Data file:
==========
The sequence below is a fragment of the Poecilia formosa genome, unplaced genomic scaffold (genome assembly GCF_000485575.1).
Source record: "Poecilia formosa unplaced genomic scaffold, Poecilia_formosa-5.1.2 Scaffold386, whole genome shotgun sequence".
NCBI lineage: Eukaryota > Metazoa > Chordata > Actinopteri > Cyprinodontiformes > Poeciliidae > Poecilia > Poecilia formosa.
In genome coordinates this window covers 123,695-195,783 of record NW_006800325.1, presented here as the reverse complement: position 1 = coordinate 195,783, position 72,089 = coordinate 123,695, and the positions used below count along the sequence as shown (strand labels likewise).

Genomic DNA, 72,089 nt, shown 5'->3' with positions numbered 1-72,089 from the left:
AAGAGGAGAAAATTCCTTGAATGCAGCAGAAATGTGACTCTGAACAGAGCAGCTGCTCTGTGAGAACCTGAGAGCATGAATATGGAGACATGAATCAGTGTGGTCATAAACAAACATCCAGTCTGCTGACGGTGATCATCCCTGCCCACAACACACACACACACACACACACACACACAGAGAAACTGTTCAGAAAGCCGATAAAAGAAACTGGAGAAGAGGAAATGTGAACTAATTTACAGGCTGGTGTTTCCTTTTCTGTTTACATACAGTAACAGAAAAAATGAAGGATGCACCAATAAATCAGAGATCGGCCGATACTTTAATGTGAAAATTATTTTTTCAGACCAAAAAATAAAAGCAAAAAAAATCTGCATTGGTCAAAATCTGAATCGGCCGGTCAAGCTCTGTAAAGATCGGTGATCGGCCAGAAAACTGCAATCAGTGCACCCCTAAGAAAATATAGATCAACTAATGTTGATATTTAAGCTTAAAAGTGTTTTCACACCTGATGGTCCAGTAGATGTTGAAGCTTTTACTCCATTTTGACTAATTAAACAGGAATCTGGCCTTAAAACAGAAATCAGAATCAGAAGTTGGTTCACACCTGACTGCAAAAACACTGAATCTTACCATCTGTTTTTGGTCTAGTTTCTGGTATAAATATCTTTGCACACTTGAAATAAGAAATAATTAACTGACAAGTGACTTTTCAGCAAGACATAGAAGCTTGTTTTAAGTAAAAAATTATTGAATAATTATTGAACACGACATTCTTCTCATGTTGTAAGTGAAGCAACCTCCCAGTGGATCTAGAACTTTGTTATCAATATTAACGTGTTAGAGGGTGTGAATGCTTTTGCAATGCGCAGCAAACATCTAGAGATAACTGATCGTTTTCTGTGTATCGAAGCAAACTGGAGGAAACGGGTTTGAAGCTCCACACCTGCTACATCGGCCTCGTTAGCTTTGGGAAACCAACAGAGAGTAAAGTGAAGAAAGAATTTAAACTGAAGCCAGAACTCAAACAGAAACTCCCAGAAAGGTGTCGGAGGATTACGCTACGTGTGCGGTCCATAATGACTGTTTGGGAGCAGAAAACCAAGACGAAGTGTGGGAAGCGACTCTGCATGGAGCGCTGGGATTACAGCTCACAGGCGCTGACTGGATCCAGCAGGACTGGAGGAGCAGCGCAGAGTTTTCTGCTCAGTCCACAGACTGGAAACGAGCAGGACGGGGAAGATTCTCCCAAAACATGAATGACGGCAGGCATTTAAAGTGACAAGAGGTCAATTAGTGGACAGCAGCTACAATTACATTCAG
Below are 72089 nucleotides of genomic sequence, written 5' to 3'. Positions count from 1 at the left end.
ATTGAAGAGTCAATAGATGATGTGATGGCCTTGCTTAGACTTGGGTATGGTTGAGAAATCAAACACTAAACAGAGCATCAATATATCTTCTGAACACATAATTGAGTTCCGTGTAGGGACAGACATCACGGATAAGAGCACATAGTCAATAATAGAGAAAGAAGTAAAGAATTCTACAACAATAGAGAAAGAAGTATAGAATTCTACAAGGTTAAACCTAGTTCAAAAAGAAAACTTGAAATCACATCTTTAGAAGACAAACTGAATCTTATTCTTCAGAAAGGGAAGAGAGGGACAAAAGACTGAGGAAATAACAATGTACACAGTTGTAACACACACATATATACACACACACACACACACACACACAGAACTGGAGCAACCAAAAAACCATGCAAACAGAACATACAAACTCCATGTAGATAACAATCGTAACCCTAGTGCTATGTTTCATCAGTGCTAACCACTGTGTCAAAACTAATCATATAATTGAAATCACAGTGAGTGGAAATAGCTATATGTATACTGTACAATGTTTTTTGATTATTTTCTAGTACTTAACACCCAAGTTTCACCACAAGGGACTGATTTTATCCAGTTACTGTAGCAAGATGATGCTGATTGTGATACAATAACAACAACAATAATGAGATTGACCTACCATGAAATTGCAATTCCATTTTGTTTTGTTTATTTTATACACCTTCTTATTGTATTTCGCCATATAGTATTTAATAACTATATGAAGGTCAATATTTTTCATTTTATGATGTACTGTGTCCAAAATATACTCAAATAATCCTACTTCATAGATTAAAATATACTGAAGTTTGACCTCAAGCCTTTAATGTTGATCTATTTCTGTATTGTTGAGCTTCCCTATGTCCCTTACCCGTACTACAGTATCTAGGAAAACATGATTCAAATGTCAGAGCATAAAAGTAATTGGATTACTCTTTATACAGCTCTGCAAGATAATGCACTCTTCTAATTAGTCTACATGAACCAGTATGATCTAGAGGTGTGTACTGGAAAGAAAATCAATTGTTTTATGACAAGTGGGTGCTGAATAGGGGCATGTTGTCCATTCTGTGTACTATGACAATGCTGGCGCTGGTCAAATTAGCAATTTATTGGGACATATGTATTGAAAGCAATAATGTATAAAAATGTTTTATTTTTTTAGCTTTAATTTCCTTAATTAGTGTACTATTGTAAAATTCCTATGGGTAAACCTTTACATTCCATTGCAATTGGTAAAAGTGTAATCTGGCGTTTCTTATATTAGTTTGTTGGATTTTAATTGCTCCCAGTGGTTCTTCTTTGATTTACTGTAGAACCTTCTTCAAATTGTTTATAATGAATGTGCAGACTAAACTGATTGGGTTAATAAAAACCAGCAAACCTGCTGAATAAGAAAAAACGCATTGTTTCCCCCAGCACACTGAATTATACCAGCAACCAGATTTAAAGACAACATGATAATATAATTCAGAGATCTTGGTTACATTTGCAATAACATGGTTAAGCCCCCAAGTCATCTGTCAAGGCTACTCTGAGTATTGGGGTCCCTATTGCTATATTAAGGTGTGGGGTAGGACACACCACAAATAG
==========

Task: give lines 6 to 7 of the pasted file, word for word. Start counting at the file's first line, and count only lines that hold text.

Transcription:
AAGAGGAGAAAATTCCTTGAATGCAGCAGAAATGTGACTCTGAACAGAGCAGCTGCTCTGTGAGAACCTGAGAGCATGAATATGGAGACATGAATCAGTGTGGTCATAAACAAACATCCAGTCTGCTGACGGTGATCATCCCTGCCCACAACACACACACACACACACACACACACACAGAGAAACTGTTCAGAAAGCCGATAAAAGAAACTGGAGAAGAGGAAATGTGAACTAATTTACAGGCTGGTGTTTCCTTTTCTGTTTACATACAGTAACAGAAAAAATGAAGGATGCACCAATAAATCAGAGATCGGCCGATACTTTAATGTGAAAATTATTTTTTCAGACCAAAAAATAAAAGCAAAAAAAATCTGCATTGGTCAAAATCTGAATCGGCCGGTCAAGCTCTGTAAAGATCGGTGATCGGCCAGAAAACTGCAATCAGTGCACCCCTAAGAAAATATAGATCAACTAATGTTGATATTTAAGCTTAAAAGTGTTTTCACACCTGATGGTCCAGTAGATGTTGAAGCTTTTACTCCATTTTGACTAATTAAACAGGAATCTGGCCTTAAAACAGAAATCAGAATCAGAAGTTGGTTCACACCTGACTGCAAAAACACTGAATCTTACCATCTGTTTTTGGTCTAGTTTCTGGTATAAATATCTTTGCACACTTGAAATAAGAAATAATTAACTGACAAGTGACTTTTCAGCAAGACATAGAAGCTTGTTTTAAGTAAAAAATTATTGAATAATTATTGAACACGACATTCTTCTCATGTTGTAAGTGAAGCAACCTCCCAGTGGATCTAGAACTTTGTTATCAATATTAACGTGTTAGAGGGTGTGAATGCTTTTGCAATGCGCAGCAAACATCTAGAGATAACTGATCGTTTTCTGTGTATCGAAGCAAACTGGAGGAAACGGGTTTGAAGCTCCACACCTGCTACATCGGCCTCGTTAGCTTTGGGAAACCAACAGAGAGTAAAGTGAAGAAAGAATTTAAACTGAAGCCAGAACTCAAACAGAAACTCCCAGAAAGGTGTCGGAGGATTACGCTACGTGTGCGGTCCATAATGACTGTTTGGGAGCAGAAAACCAAGACGAAGTGTGGGAAGCGACTCTGCATGGAGCGCTGGGATTACAGCTCACAGGCGCTGACTGGATCCAGCAGGACTGGAGGAGCAGCGCAGAGTTTTCTGCTCAGTCCACAGACTGGAAACGAGCAGGACGGGGAAGATTCTCCCAAAACATGAATGACGGCAGGCATTTAAAGTGACAAGAGGTCAATTAGTGGACAGCAGCTACAATTACATTCAG
Below are 72089 nucleotides of genomic sequence, written 5' to 3'. Positions count from 1 at the left end.